Enoch: The Whiskey Rebellion in Clark County

Published 8:00 am Saturday, November 4, 2023

Reaction of Kentuckians to the whiskey tax of 1791 was swift and universal: they refused to pay.  Tax collectors posted regular notices in the Kentucky Gazette.  These were ignored.  There were no immediate consequences to distillers for flouting the law.  That began to change five years later, when William Clarke accepted an appointment as U.S. Attorney for the Kentucky District.  Even then, it would be two more years before the prosecutor brought charges in federal court against a Clark County distiller.

Notice to distillers in the Kentucky Gazette

At the November 1798 term of federal court, Clarke obtained grand jury indictments against Pleasant Hardwick for having three unregistered stills, William Trimble for distilling spirituous liquors without a license, and Ambrose Bush for having three unregistered stills.  The following June, five more Clark Countians were indicted—Edmund Hockaday, John Galbraith, Levi Stewart, Robert Peoples, and Thomas Wills.  None would be convicted.

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Trimble and Bush would receive especially harsh treatment from the prosecutor.  One historian of Kentucky’s early federal courts stated, “Nothing in the records explains why William Trimble and Ambrose Bush inspired such attention, but the number and variety of charges against them indicated that they were marked men.”  Both of these Clark County pioneers resided in the Bush Settlement.

William Trimble

William Trimble married Mary McMillan, a daughter of James and Margaret (White) McMillan of Augusta County, Virginia.  The Trimble and McMillan families settled on Lower Howard’s Creek in the spring of 1784.  The three Trimble sons all became judges.  President John Quincy Adams appointed Robert Trimble to the U.S. Supreme Court.

William was accused of multiple offenses, civil and criminal, from the information of two revenue collectors, George Mansell and James Morrison.  He was the first person in Kentucky to be tried for violating the Revenue Act.  In July 1799, he pleaded that he “doth not owe the debt.”  The jury agreed.  The outcome surprised no one, as similar cases were pending against five of the jurors, including three from Clark County—Bush, Peoples, and Galbraith.  As a further insult, the judge ruled that the defendant (Trimble) was to “recover his costs from plaintiff (Clarke).”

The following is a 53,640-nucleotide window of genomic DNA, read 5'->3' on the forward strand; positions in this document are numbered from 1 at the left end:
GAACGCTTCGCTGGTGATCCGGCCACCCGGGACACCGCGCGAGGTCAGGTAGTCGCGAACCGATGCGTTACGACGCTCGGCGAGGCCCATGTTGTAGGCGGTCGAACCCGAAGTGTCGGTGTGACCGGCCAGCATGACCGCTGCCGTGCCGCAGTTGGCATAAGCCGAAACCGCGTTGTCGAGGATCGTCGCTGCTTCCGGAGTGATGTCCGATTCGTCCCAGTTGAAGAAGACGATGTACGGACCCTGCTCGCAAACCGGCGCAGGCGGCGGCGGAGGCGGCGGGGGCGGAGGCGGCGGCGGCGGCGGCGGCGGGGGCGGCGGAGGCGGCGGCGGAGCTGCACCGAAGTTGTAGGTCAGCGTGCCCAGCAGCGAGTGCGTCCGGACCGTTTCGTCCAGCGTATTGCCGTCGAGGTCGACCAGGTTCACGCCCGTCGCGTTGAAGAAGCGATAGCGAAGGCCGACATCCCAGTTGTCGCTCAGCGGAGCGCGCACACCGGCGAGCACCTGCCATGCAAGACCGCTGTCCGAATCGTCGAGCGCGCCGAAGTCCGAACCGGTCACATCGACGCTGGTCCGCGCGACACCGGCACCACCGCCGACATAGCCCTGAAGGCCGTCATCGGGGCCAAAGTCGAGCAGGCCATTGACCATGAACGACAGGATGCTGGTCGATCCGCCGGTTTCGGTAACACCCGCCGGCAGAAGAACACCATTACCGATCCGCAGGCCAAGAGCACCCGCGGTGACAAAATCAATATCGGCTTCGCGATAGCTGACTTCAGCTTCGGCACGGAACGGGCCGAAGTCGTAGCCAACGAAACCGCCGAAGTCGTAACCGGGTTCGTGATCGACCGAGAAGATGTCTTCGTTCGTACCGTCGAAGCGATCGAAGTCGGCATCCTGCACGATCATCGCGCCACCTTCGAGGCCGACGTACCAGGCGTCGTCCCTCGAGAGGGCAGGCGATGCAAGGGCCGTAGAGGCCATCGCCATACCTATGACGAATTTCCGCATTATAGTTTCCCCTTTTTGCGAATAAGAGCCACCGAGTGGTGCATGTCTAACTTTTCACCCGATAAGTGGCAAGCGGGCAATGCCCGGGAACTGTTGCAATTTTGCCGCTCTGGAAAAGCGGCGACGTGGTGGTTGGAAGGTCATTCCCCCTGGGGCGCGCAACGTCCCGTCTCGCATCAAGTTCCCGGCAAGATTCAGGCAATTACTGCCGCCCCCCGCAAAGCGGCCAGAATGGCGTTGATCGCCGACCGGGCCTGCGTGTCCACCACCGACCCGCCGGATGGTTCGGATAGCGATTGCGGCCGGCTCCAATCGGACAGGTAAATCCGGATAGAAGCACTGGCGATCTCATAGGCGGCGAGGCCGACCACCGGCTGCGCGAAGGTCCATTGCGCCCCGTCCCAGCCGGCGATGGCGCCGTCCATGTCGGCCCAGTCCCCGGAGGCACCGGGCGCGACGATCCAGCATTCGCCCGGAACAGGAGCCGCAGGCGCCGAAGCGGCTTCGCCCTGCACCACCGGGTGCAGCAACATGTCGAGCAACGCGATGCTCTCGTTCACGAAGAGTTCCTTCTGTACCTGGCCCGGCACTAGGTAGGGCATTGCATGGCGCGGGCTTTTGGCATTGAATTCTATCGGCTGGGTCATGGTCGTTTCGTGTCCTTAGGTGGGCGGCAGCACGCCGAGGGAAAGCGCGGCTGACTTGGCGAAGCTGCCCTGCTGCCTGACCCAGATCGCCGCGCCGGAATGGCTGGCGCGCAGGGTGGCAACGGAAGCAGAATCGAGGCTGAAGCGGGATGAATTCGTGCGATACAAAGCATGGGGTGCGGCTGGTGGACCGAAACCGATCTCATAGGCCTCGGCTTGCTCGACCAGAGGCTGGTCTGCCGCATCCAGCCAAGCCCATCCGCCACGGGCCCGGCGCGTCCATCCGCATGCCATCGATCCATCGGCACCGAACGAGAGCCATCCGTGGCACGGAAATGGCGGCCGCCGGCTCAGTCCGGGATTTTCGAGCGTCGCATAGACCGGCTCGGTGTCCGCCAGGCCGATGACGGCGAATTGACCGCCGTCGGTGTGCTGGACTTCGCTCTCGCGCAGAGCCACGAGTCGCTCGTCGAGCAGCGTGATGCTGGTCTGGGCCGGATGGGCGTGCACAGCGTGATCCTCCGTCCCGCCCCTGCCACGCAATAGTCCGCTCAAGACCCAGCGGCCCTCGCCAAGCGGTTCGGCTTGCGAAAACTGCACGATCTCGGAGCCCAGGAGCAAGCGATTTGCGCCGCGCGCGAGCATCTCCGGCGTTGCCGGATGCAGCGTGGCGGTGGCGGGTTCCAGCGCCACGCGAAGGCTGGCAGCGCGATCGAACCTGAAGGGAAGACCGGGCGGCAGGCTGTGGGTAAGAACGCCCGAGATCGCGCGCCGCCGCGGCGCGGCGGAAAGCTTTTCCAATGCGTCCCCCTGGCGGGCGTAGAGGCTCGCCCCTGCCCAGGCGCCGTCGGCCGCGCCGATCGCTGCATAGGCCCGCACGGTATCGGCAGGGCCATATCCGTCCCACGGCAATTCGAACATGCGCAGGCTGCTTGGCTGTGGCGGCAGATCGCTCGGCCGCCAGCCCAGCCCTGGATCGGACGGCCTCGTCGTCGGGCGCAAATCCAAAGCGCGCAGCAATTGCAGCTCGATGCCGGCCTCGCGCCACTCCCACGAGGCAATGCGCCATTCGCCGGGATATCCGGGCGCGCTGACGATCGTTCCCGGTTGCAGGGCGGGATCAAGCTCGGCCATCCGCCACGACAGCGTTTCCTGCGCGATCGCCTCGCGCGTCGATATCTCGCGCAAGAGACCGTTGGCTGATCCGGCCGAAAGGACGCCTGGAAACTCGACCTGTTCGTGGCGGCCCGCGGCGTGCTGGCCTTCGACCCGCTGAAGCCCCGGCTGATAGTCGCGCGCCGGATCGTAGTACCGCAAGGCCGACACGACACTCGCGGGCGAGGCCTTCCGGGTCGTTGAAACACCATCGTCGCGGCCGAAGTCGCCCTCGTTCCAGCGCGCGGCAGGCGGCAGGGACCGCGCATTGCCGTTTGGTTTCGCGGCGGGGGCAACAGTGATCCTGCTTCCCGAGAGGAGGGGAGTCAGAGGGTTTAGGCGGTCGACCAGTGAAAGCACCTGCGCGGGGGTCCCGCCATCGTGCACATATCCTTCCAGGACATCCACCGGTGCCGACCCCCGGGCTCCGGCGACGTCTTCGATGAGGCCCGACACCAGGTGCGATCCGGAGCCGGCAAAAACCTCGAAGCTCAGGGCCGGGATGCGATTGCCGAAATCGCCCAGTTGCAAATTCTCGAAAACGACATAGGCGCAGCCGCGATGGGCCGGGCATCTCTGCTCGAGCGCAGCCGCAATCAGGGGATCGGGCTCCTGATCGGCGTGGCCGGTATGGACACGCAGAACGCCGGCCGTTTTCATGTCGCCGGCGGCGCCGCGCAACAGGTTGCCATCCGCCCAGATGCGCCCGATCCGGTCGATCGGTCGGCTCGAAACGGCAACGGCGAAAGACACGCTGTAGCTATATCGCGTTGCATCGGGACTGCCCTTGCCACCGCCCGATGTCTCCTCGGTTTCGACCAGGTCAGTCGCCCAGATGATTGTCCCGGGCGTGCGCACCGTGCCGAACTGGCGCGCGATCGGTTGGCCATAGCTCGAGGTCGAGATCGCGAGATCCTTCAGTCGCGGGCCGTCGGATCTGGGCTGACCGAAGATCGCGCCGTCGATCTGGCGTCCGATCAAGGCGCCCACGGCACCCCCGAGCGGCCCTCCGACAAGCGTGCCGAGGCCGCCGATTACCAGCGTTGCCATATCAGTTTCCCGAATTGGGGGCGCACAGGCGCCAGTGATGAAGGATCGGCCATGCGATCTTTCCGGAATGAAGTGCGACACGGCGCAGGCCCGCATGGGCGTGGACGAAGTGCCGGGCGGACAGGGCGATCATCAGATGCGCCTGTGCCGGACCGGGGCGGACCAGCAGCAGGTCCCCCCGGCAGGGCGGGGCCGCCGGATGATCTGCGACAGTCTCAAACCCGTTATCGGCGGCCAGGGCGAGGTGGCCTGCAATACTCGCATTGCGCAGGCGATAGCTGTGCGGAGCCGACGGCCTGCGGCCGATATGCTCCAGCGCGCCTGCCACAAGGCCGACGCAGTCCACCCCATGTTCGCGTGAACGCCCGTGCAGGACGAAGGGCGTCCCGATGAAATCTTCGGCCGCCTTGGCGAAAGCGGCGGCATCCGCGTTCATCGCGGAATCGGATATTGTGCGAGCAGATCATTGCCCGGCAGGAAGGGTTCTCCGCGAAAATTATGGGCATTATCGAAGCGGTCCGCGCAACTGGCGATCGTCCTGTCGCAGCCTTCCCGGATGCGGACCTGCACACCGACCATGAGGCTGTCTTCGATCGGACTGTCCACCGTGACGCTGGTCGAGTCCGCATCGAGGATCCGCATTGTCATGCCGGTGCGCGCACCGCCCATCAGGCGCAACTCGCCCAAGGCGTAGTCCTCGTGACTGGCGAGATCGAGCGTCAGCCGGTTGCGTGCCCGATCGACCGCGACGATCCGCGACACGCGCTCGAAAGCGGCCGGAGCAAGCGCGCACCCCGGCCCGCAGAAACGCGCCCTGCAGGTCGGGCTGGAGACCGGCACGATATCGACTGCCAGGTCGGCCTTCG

William Clarke had to endure a lecture from Judge Innes on the proper manner and form to bring charges in his court.  Then, William Miller, the Commissioner of Revenue who had succeeded Col. Thomas Marshall, strongly criticized Clarke’s handling of the case.  “The interests of the United States have been [damaged] by this defeat in a way that is mortifying.”  As further embarrassment, Morrison filed charges against Clarke (later dismissed).

Following his death in 1806, Trimble’s estate inventory included “1 Still” valued at 13 pounds 16 shillings.  This suggests he continued his distilling operation after the uproar over the whiskey tax died down.

Ambrose Bush

Ambrose Bush was a younger brother of Captain Billy Bush and perhaps the most ardent Baptist of the family.  He was a charter member (1769) of the Blue Run Baptist Church in Virginia.  When the family sojourned near present-day Abingdon, he joined a new congregation formed there in 1781 and would later be ordained an elder.  Ambrose moved to the north side of the Kentucky River with other church members in 1784.  He settled on land purchased from his brother Billy near the old Providence Elementary School.

William Clarke fared no better against Bush than he had with Trimble.  Clarke filed five separate charges—one for each of three unregistered stills, one for not paying the duties, and one for using an unregistered still to produce peach brandy, two barrels of which were seized by George Mansell, Collector of Revenue.  The charges were argued on multiple occasions before the court, with several juries empaneled and discharged.  The cases dragged on until June 1800, when Ambrose was tried before two separate juries on the same day.  After hearing the evidence, both juries found him not guilty.  They also ordered that Ambrose recover his costs from Mansell, presumably for the peach brandy.

Ambrose’s estate inventory, recorded in 1816, listed his “still, cap, worm and flake stand,” so he, like Trimble, probably continued in the whiskey business.

In those days, there was no proscription against churchmen producing or consuming alcoholic beverages.  Indeed, one of the most famous pioneer Baptist ministers in Kentucky, Elijah Craig, was an early whiskey maker—his namesake brand is still produced today.

Churches did frown on drunkenness, however.  Providence Baptist Church, Ambrose’s congregation, frequently excluded members for “drinking too much spirituous liquor.”  In one remarkable instance, the church charged Ambrose’s son, Jeremiah, with intoxication five times in five years.

We might add in closing that Kentuckians’ aversion to paying whiskey taxes continued unabated for over two centuries.  Colorful tales of moonshiners, revenuers, and white lightning became part of our folklore.  In an ironic twist of fate, moonshine, or unaged distilled spirits, is now a popular beverage produced commercially—and legally—in a variety of flavors.  And Winchester now has its own—Regeneration Distilling, which opened on East Broadway Street in 2018.